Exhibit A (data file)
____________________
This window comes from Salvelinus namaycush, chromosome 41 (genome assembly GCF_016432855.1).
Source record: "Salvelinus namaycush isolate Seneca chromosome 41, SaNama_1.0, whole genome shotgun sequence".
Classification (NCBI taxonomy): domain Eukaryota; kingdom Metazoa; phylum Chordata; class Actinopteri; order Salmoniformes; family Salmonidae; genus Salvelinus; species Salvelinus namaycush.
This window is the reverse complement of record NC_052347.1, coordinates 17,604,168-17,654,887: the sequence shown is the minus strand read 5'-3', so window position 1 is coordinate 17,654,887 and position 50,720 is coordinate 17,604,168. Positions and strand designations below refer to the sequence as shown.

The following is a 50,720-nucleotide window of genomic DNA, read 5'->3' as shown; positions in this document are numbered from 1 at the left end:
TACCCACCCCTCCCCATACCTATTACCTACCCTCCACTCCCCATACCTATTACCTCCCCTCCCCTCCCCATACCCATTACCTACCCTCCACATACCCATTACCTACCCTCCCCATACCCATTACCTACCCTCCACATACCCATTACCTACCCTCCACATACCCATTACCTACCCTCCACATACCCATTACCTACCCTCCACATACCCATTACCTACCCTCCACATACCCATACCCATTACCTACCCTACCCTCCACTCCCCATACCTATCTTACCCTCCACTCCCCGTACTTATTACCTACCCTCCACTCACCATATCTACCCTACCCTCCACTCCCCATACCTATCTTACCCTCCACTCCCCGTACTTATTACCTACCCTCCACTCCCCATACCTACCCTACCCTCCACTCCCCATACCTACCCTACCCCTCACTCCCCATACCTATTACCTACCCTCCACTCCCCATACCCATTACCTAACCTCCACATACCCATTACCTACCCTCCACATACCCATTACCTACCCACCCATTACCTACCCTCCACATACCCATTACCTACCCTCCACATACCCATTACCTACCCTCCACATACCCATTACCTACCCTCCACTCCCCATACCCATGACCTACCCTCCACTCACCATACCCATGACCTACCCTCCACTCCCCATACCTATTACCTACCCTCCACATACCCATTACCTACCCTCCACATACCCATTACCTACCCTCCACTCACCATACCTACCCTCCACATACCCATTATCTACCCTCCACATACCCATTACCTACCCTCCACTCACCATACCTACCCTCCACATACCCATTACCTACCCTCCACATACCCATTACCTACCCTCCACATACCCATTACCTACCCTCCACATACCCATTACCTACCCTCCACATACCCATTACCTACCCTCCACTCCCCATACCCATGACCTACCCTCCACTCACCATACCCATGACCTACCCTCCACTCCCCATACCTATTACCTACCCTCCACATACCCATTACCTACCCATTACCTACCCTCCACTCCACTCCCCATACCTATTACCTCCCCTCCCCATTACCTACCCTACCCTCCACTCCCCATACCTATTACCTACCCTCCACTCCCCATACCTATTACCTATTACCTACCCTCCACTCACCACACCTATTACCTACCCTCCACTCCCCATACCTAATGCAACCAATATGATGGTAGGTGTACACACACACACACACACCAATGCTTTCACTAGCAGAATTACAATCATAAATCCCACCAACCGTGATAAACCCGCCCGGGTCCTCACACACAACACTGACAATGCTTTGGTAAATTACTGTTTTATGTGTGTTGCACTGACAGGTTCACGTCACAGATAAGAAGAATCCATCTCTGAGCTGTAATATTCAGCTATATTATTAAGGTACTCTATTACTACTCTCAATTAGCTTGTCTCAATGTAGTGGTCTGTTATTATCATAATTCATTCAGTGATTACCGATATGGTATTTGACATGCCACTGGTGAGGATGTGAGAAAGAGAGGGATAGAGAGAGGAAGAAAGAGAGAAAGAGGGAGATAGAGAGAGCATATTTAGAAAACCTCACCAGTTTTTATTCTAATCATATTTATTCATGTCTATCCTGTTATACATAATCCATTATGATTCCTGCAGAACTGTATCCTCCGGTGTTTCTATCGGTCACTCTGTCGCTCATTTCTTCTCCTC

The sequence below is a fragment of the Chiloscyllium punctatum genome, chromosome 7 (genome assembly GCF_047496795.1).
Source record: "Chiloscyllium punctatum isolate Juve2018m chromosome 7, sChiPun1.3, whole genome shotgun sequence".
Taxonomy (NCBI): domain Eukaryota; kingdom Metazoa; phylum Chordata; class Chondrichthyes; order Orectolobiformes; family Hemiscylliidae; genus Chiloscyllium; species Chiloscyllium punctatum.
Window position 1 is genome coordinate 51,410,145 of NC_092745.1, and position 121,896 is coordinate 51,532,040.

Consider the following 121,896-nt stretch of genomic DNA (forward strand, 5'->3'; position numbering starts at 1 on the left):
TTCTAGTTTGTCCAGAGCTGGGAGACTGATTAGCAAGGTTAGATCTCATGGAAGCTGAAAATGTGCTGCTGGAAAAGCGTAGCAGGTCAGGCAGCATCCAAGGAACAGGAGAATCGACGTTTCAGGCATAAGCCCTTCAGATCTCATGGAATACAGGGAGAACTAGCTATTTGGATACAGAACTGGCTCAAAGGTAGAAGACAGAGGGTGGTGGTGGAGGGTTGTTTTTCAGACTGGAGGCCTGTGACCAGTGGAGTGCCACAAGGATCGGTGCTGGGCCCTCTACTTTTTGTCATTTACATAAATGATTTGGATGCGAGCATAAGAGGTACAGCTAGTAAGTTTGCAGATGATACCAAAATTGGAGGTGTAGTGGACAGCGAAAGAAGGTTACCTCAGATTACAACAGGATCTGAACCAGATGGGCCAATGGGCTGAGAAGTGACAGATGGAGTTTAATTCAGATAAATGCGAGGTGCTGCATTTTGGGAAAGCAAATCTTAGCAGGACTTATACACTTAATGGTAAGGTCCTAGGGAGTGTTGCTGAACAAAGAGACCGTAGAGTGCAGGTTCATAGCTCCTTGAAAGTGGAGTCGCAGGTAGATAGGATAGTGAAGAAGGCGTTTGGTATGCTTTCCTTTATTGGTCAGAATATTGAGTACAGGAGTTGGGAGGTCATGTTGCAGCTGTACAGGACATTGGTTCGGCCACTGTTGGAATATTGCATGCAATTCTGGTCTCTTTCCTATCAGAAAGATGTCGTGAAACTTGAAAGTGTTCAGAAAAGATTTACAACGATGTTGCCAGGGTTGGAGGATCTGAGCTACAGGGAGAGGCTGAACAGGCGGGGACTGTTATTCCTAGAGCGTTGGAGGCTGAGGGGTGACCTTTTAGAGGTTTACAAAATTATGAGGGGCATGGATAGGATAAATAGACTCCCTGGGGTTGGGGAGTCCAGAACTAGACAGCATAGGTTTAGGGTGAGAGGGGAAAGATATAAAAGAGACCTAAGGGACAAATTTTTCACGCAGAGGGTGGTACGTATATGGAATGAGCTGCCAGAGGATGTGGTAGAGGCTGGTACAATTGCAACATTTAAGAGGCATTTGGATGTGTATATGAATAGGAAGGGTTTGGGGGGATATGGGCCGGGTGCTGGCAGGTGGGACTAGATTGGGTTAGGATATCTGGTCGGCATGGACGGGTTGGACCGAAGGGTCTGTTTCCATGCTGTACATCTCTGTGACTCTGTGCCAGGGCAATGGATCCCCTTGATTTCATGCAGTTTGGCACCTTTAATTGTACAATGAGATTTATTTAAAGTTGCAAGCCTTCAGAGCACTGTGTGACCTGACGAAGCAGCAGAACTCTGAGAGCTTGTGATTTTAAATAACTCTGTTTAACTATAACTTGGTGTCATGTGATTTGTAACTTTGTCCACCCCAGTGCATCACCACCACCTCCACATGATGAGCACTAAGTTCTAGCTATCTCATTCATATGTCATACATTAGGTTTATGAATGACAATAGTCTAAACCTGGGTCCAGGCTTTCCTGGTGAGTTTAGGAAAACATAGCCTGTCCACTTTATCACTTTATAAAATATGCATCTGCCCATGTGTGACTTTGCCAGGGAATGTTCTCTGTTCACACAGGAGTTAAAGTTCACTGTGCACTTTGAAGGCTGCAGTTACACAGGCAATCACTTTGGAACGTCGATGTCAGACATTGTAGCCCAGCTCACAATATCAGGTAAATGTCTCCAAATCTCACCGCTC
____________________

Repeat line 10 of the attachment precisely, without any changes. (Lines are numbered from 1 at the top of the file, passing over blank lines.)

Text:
Window position 1 is genome coordinate 51,410,145 of NC_092745.1, and position 121,896 is coordinate 51,532,040.